IFS responds to the Spring Statement
Whilst the topic at the centre of discussions within the House of Commons this week is Brexit, the Chancellor still delivered the Spring Statement on 13 March. So what did the Spring Statement deliver?
WLTP & Company Car Tax rates
The fleet industry had hoped that the statement would provide a much needed response on the WLTP consultation, instead Hammond confirmed in papers which accompanied the Spring Statement that the WLTP review will be published ‘in the coming months’.
Also noticeably absent from the Spring Statement was any reference to Company Car Tax rates (CCT) for 2021-22 onwards. The rates, which should have been published years ago, are likely to be included in the summer’s draft Finance bill, meaning fleet managers continue to face difficulties managing budgets.
“It’s disappointing to see that the Chancellor did not use the Spring Statement to provide clarity on issues that are having huge impacts on our customers, especially after the high levels of lobbying from our Industry associations and publications.” Lee Hamlett, Commercial Director at Inchcape Fleet Solutions commented. “The lack of clarity means that our customers continue to have no idea on what company NI and driver BIK tax rates will be from 2021, or whether the 2020 rates are subject to change.”
VED for LCVs
The Spring Statement also saw no clarity on the future of Vehicle Excise Duty (VED) for light commercial vehicles.
The Government has previously indicated that:
The new system would take account of van weight with a two-category approach each sub-divided into CO2 bands
Ongoing incentives would be provided in the first year and beyond for new zero emission, ultra-low emission and other alternatively fuelled vans.
All that has been confirmed is that they will be announced by the Government prior to April 2021 implementation.
Mobility is a hot topic within our industry, with huge technological changes taking place that will impact the way we travel sooner than originally predicted. Read more about Mobility as a Service here.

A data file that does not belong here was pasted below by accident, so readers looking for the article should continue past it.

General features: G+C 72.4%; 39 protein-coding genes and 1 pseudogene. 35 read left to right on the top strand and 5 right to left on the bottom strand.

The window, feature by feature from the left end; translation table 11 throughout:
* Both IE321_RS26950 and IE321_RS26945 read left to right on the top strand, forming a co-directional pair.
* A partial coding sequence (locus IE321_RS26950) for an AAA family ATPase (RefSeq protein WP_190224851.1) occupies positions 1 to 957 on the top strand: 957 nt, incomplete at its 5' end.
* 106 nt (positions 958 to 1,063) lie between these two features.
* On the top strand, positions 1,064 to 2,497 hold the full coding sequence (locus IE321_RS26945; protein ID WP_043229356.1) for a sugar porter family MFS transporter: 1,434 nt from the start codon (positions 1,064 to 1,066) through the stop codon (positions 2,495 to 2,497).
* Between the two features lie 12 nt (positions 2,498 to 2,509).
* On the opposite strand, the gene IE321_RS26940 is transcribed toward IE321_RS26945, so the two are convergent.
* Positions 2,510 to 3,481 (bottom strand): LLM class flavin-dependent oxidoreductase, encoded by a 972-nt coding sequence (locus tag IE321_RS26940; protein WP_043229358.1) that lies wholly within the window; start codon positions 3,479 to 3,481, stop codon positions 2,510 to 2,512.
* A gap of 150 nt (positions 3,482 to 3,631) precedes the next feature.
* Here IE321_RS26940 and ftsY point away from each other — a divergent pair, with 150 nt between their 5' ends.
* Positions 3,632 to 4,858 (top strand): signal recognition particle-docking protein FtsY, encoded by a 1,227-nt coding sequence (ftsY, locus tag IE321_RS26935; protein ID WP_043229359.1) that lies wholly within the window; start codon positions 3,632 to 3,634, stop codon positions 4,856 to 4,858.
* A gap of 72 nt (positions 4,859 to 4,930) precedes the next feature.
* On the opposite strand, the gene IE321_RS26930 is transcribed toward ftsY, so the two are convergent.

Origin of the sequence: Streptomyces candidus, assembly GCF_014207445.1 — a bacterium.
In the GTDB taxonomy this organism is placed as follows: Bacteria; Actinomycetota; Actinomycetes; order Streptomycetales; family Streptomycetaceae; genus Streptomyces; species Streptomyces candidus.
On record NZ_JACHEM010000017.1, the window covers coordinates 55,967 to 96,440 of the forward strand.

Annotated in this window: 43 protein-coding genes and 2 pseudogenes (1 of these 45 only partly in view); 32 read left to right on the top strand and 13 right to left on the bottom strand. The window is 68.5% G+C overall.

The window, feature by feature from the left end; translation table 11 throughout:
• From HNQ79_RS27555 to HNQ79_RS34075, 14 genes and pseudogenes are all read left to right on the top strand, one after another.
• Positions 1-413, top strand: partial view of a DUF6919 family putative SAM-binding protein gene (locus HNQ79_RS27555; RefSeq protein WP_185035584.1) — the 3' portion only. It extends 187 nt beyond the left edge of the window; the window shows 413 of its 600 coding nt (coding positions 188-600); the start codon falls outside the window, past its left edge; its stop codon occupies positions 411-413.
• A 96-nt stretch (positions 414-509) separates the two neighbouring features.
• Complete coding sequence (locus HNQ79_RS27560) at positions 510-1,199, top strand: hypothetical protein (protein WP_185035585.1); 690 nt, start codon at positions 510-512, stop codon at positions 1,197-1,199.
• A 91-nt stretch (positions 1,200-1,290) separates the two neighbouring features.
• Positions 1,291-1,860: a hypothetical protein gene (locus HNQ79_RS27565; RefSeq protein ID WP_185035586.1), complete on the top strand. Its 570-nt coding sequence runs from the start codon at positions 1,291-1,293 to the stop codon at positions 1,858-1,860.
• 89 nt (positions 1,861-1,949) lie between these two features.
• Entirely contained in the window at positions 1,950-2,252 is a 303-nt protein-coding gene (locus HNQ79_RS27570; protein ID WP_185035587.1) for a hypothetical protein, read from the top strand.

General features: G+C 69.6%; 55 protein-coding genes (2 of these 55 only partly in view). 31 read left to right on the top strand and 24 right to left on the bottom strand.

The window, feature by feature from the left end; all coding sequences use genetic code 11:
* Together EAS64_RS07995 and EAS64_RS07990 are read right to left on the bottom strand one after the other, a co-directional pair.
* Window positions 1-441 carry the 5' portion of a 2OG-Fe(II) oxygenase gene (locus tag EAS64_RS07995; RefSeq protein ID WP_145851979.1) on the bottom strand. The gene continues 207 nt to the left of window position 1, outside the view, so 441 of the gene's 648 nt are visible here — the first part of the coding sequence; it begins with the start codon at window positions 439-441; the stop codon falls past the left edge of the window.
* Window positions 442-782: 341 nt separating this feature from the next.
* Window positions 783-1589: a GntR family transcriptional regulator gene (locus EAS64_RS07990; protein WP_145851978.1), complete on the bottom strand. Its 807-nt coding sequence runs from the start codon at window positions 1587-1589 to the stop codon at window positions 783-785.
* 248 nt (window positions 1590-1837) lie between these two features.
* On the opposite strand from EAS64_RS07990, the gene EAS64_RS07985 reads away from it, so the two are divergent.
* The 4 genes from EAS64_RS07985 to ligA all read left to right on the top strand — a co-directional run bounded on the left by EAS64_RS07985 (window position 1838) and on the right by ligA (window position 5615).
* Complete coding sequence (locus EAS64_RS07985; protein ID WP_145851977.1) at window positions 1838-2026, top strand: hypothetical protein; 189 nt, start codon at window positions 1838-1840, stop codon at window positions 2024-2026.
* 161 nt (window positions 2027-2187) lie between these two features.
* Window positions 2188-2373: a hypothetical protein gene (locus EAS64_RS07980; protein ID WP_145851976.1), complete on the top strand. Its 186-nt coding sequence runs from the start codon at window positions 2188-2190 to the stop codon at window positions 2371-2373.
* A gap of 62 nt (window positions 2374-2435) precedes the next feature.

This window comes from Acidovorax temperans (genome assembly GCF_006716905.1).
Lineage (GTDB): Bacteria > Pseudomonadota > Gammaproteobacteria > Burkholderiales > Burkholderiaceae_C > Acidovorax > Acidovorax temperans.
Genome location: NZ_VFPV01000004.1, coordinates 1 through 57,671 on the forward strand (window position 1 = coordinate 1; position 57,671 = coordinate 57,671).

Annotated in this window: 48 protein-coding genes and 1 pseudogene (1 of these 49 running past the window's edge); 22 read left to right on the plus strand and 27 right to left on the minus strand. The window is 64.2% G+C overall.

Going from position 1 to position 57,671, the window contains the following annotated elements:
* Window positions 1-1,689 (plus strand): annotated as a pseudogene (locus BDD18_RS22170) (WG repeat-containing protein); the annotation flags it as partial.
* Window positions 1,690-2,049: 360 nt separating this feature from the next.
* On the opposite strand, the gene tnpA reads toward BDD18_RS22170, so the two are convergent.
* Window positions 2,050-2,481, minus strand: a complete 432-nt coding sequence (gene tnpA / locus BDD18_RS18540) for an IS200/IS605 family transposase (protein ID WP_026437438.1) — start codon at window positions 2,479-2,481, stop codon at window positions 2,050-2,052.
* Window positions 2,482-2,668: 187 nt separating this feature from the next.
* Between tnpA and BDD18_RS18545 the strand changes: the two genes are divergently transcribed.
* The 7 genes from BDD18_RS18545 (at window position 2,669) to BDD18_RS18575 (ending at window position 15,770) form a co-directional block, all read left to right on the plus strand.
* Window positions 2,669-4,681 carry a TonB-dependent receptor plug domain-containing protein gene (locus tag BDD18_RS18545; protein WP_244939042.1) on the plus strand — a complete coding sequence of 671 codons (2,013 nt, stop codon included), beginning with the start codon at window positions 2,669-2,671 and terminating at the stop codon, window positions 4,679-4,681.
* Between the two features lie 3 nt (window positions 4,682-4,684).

In the papers supporting the Spring Statement, the Chancellor confirmed that the government will be publishing a paper on the matter. ‘Future of Mobility: Urban Strategy’, is expected to be released in the coming months, and will set out the governments approach to ensuring the UK is at the forefront of this movement.
“Commitment from the Government to ensure the UK remains a front runner in the future of mobility is a fantastic step. For our industry and customers, these technological changes will impact fleets dramatically, transforming the way people and goods move and connect in coming years.” Jennifer Davis, Sales Director at Inchcape Fleet Solutions added.
Transforming Cities Fund
One announcement made in the Spring Statement was that of £60million investment from the Government’s Transforming Cities Fund in 10 cities across the UK. This investment will fund 30 new schemes such as road improvements and new cycle lanes.
The 10 cities selected for this were: Derby and Nottingham, Southampton, Leicester, North East combined authority, Portsmouth, Norwich, Sheffield City Region, Plymouth, West Yorkshire Combined and Stoke on Trent.
As expected, the Chancellor could not avoid the topic of the moment. Within his speech he referred to “uncertainty” hanging over our economy in the shape of Brexit with agreements still to be reached between the Government and the EU. He also pledged to spend £26.6 billion to boost the economy if MPs vote on deal to leave the EU.